Psychiatry and the Community in Nineteenth-Century America: The Recurring Concern with the Environment in the Prevention and Treatment of Mental Illness

Psychiatry and the Community in Nineteenth-Century America: The Recurring Concern with the Environment in the Prevention and Treatment of Mental Illness

Psychiatry and the Community in Nineteenth-Century America: The Recurring Concern with the Environment in the Prevention and Treatment of Mental Illness

Psychiatry and the Community in Nineteenth-Century America: The Recurring Concern with the Environment in the Prevention and Treatment of Mental Illness

Excerpt

This book was originally intended to be a history of mid‐ twentieth-century American psychiatry. The authors felt that the rapid growth and change in this field since World War II had created a need for historical perspective and for maintaining contacts with the traditions of the profession. We hoped, therefore, to examine the origins and development of progressive psychiatric practices of our own day, such as milieu therapy, catchment areas, and community-based programs of prevention and after-care, and participation by psychiatrists in such nonpsychiatric institutions as schools, the Army, and the Peace Corps. We also hoped to trace the social, economic, and political currents that had produced the Mental Health Study Act of 1955, the report of the Joint Commission on Mental Illness and Mental Health in 1961, the 1963 Kennedy Message, and the ensuing federal legislation that provided funds for a network of community mental health centers across the country.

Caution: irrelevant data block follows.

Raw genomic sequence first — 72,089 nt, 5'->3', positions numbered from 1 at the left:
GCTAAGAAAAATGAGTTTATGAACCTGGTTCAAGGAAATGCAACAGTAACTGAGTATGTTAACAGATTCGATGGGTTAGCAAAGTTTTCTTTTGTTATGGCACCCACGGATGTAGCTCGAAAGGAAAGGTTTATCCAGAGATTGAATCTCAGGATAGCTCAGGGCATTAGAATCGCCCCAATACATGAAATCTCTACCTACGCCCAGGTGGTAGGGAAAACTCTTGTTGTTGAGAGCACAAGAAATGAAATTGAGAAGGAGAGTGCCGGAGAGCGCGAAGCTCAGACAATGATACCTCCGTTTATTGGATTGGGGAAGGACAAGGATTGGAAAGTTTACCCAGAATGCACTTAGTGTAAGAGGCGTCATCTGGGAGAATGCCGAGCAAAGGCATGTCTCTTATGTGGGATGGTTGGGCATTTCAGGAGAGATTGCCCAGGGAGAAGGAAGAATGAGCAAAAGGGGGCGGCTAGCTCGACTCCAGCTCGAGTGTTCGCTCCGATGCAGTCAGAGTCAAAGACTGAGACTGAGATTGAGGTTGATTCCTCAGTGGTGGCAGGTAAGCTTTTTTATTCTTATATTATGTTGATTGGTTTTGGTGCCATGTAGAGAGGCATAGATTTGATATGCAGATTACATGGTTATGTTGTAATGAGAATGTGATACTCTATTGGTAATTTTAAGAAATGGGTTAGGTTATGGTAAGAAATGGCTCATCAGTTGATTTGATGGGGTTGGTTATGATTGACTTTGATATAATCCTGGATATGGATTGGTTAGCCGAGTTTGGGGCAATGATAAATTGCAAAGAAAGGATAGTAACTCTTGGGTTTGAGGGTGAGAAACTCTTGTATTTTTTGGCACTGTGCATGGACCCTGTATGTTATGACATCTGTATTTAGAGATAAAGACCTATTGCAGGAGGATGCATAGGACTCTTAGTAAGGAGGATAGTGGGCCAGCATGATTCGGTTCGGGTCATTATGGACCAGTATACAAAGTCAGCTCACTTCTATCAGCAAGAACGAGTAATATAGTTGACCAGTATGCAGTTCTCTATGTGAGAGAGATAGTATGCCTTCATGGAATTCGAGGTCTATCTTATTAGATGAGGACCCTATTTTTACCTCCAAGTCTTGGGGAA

Our book, however, does not deal directly with any of these topics. The sources we examined drew us further and further back into the nineteenth century, into the history of the Association of Medical Superintendents of American Institutions for the Insane (now the American Psychiatric Association) and into the early volumes of the American Journal of Insanity (now the American Journal of Psychiatry). Most of the material was found in primary sources, in Journal articles, obituaries, asylum notices, accounts of Association meetings, and the books and records of individual nineteenth-century psychiatrists. What emerged was so unexpected that we abandoned all our preconceived plans. The material took command and molded the book into one quite different from what we had originally envisioned.

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